5 Queer Directors To Watch Out For

Not all directors get the recognition they deserve.

Not all directors get the recognition they deserve. We were reminded of that this year when The Academy snubbed Greta Gerwig for Best Director. But I can’t help but think about the fact that The Barbie Movie racked up over a billion dollars at the box office. In my opinion, Gerwig did not need that nomination. (The famous Mad Men line “that’s what the money’s for” comes to mind.) 

There are queer directors without an institution like Mattel behind them, working to create gripping and moving images for the big screen. Here are 5 of them to look out for.    

D. Smith 

A two time Grammy nominated producer, D. Smith was blackballed from the industry when she decided to transition, forcing her to pivot artistically. So she picked up a camera and turned it back on the world. Her directorial debut, Kokomo City is a visually exhilarating documentary about Black trans sex workers in Atlanta and New York City, an exploration of why trans women are overrepresented in this industry. It’s shot in a stunning high contrast black and white and edited by Smith herself. It is a film filled to the brim with musicality, a poetic and radical truth being told to you casually by a friend. Smith creates a piercing dynamic between four women; Daniella Carter, Koko Da Doll, Liyah Mitchell, and Dominique Silver, by threading the reality of their profession with the reality of their full lives. 

Kokomo City is streaming and available for purchase. 

Stewart Thorndike

If no one else is, Stewart Thorndike is on the mission of queering genre films. Her first feature Lyle was a sort of queer Rosemary’s Baby starring Gaby Hoffman that premiered to praise at Outfest Los Angeles in 2014. In her second film, Bad Things, she turns the messiness of queer love and friendship into a bloody affair when a lesbian couple inherits a haunted hotel. The film premiered at Tribeca in 2023 and is visually imaginative as well as meticulously characterized. It draws on the very real complicated dynamics of having half your friend group be exes. With Hari Nef and Gayle Rankin starring, and Molly Ringwald as a ubiquitous TedTalk badass, the film is a hallmark of classic horror with a gay spin.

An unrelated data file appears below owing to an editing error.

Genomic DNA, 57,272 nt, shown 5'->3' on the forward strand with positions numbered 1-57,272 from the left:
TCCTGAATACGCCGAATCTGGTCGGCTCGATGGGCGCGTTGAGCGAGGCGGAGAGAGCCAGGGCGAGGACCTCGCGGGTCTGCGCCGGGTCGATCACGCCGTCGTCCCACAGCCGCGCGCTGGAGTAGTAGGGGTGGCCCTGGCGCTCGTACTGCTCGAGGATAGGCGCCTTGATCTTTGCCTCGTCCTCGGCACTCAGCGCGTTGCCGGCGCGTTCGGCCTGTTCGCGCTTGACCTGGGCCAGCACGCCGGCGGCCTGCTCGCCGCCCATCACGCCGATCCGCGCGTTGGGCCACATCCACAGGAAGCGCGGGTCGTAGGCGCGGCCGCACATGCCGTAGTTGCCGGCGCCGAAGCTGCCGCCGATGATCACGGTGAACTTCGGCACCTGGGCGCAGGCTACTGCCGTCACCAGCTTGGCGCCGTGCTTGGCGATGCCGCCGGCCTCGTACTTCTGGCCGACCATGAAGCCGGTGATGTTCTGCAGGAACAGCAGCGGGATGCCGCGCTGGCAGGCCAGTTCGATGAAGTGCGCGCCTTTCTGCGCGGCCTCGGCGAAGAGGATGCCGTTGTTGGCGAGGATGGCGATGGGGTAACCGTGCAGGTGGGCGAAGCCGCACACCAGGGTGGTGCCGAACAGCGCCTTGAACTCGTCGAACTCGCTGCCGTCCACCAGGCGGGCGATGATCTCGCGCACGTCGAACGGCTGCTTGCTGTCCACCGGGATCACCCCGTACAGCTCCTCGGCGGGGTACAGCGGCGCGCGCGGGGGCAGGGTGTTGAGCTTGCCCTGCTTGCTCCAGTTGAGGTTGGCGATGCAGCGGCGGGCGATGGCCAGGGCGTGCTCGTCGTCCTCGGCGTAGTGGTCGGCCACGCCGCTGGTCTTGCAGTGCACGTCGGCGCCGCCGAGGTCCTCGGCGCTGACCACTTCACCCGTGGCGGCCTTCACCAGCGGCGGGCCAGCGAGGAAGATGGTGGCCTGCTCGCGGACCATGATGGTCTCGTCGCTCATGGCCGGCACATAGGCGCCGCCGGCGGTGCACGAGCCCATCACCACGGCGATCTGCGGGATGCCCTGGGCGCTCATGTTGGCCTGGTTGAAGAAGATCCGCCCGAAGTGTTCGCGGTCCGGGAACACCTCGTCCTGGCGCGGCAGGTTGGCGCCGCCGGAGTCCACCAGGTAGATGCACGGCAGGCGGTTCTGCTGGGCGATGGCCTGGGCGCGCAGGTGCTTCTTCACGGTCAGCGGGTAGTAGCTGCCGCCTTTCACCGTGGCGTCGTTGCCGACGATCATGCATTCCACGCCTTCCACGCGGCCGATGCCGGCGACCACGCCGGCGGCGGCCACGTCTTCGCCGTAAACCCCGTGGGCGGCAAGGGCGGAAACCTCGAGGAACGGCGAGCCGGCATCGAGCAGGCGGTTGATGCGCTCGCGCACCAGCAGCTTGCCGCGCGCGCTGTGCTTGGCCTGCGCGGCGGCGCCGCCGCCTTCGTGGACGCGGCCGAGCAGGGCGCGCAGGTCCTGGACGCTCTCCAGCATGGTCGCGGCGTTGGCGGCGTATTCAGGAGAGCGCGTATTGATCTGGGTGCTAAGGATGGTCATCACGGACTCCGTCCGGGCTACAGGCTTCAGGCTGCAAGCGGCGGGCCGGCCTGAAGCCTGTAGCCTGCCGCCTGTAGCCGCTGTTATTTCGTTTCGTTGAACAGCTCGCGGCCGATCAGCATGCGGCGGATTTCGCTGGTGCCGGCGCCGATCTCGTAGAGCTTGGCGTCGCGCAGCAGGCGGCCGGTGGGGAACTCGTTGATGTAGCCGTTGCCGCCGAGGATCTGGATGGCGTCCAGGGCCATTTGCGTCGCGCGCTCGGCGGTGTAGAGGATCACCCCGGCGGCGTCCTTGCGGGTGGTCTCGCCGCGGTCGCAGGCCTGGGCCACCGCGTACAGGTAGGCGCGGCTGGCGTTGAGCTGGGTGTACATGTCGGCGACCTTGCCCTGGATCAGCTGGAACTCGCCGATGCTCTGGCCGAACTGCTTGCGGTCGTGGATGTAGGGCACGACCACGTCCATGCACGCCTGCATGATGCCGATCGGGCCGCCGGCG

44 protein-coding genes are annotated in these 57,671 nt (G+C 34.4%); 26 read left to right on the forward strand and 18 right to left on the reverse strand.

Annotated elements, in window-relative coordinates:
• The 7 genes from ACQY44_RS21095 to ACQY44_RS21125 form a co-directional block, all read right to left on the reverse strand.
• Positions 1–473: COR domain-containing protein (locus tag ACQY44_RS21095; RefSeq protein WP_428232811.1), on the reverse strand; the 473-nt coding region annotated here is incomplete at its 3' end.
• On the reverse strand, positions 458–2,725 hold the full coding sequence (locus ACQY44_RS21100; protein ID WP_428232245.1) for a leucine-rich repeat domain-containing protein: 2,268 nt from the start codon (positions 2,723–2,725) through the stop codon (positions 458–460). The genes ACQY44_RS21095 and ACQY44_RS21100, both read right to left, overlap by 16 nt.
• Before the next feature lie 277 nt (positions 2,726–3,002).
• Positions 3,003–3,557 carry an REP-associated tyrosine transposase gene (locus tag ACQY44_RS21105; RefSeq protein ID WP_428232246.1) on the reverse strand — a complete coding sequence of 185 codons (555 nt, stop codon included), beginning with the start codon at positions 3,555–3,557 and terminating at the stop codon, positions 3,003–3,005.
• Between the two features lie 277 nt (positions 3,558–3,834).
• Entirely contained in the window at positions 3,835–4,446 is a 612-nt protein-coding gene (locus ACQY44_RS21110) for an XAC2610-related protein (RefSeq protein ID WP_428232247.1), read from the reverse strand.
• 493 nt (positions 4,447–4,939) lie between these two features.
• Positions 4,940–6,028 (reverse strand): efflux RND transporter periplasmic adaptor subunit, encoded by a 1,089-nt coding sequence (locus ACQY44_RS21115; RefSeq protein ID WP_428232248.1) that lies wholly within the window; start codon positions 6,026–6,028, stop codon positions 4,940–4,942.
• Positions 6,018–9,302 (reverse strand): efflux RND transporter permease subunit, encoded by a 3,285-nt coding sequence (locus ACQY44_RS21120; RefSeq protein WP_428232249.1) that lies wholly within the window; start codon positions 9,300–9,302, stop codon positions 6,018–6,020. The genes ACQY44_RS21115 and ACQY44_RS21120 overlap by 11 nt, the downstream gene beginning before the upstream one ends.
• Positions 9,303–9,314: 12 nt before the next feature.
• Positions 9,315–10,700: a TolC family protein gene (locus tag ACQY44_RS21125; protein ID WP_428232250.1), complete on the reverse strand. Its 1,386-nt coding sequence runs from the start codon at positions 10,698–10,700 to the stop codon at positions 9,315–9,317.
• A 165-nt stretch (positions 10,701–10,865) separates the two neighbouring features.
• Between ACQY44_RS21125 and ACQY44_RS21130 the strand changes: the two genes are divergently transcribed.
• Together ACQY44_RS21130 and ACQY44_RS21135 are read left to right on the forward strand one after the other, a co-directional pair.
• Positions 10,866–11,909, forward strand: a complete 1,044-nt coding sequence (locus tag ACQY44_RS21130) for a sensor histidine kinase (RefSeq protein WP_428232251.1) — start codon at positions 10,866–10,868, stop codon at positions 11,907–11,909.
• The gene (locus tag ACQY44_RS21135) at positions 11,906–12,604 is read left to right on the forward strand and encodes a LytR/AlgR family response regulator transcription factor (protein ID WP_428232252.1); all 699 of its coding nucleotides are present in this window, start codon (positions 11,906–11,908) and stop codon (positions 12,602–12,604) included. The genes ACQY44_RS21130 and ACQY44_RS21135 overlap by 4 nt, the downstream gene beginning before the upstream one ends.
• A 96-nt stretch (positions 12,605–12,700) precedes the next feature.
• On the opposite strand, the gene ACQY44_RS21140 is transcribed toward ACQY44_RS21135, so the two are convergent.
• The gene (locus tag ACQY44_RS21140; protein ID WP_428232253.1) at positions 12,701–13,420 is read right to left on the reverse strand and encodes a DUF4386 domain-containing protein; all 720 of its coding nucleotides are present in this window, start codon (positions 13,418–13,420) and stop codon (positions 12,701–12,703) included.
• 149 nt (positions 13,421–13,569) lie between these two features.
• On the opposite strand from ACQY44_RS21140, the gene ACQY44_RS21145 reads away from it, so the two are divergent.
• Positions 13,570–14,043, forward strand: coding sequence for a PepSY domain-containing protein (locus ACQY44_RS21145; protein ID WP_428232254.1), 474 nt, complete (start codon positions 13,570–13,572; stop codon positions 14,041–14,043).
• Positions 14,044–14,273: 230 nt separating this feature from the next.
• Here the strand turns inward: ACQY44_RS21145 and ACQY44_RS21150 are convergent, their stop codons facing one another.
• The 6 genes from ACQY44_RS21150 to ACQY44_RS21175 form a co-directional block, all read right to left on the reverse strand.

Bad Things is streaming. 

Erica Tremblay

As one of the voices behind FX’s Reservation Dogs, Erica Tremblay demonstrates an acute ability for coming of age narratives. Although her previous work was mostly in documentaries, Tremblay’s storytelling has always been deeply intimate, with traces of her own life as a queer Native woman. Her first feature Fancy Dance, starring Academy Award Nominee Lily Gladstone, feels like a holistic culmination of all her previous work. The film is at once a family drama, a road film, and a murder mystery — yet never feels overstretched or cluttered. After a stunning premiere at Sundance in 2023 and almost a year in limbo, Apple has finally acquired the distribution rights.

Fancy Dance is coming to theaters and streaming in 2024.

Jane Schoenbrun

A writer and critic at Filmmaker magazine first, Jane Schoenbrun’s progression into directing felt inevitable. Their directorial debut was a documentary about Slender Man called A Self Induced Hallucination.  Their first narrative feature, We’re All Going to the World’s Fair explores internet aesthetics and trans perspectives. An eerie homage to low budget horror, it premiered at Sundance in 2021 before landing on HBO Max. Their next feature, I Saw the TV Glow, stars Justice Smith and Bridegt Lundy-Paine as a pair of teenagers whose grasp on reality loosens after their favorite show mysteriously gets canceled. After its Sundance Premiere earlier this year, it is set to have an international premiere at the 2024 Berlin International Film Festival. 

We’re All Going to the World’s Fair is streaming. I Saw The TV Glow will be distributed by A24 in 2024. 

Isabel Sandoval 

Filipina actress and director Isabel Sandoval’s films are both thematically universal and intimately personal; featuring themes of love and identity. With her 2019 feature, Lingua Franca, she became the first out trans woman of color to compete at the Venice Film Festival. It received a nomination for the John Cassavetes Award at the Independent Spirit Awards. In the film, Sandoval stars  as a caregiver who falls in love with her patient’s grandson. The film is distinctive, and emotionally complex with melancholy built into its world. Her presence on screen is so haunting, it’s a wonder she was working both sides of the camera. 

Lingua Franca is streaming.

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